While the game isn’t heavy on delivering the tension, there’s still a sense that things can go horribly wrong, even from just a moment of poor judgement. Just slipping on a rock face can result in your character falling to their death. It seems that this game’s M rating is largely owed to how grisly some of the possible deaths are. In some cases, it seems a little gratuitous, but it’s not as though the Made In Abyss series was made for kids.

Evil ferrets.

Made In Abyss is one game where if you fail to plan, you plan to fail. While in Orth, you can plan for runs into the Abyss, with shops for replenishing your equipment, food, and medicine. There’s also a facility for selling off relics that you find for money. You also have access to your room, where there’s a chest where you can decide what to take with you. There are also many armor items, but many of the more effective ones add significantly to your weight allotment. It’s a judgement call as to whether it’s worthwhile to settle for a particular armor set, or upgrade for a set that might be worth the weight it adds to your gear.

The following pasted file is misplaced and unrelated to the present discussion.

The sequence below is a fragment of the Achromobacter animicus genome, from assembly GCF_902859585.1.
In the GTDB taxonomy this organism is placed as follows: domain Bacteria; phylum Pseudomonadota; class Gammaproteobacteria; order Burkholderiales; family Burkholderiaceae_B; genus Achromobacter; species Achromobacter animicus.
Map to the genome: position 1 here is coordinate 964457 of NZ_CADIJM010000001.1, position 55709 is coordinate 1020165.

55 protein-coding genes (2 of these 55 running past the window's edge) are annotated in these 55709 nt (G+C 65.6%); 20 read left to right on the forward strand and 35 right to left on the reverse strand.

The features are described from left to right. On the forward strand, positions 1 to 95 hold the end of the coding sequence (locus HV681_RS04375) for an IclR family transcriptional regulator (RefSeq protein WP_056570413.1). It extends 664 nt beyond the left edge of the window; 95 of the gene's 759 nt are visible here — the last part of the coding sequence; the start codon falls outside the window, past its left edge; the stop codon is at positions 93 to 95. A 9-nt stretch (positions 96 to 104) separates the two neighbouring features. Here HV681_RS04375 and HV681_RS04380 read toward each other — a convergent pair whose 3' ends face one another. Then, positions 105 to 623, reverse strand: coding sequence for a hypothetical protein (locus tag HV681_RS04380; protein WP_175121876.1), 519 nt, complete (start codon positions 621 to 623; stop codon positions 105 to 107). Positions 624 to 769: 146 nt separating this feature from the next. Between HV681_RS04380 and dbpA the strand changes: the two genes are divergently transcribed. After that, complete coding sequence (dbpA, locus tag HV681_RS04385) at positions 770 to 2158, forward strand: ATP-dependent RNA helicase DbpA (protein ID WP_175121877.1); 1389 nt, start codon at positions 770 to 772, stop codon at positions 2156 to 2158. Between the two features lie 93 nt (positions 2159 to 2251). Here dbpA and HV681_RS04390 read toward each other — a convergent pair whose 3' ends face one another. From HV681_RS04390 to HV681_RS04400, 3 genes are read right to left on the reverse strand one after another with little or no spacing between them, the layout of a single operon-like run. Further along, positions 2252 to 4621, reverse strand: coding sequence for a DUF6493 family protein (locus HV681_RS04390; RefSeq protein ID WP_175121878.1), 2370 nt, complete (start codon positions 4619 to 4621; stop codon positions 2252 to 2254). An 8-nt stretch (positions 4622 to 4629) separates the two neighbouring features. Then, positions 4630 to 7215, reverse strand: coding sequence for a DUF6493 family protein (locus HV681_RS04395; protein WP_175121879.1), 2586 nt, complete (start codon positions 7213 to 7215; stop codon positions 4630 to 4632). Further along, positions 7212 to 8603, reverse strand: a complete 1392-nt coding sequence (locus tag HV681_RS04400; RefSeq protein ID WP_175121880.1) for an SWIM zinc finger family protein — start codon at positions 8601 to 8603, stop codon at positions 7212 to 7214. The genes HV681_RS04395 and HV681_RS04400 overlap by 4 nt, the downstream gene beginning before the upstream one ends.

It bears pointing out that your character doesn’t gain EXP directly from beating enemies, you mainly get those from selling relics and completing quests. Thus, it’s usually better to avoid dangerous primeval creatures unless you need their drops or you have some other reason for fighting them.

It’s generally better to pick a cap with a lamp, even if it’s not the highest-defense option.

As the story progresses, more main missions open up, the completion of which can lead to the player growing in rank, such as from Red Whistle to Blue Whistle. Growing in ranks grants access to more skills, which can then be unlocked with points that players accrue by leveling up. Some of these skills are quite significant, and can increase the number of items that can be crafted, and improve other skills, such as mobility when climbing or dodging, or even increase the bag’s weight capacity.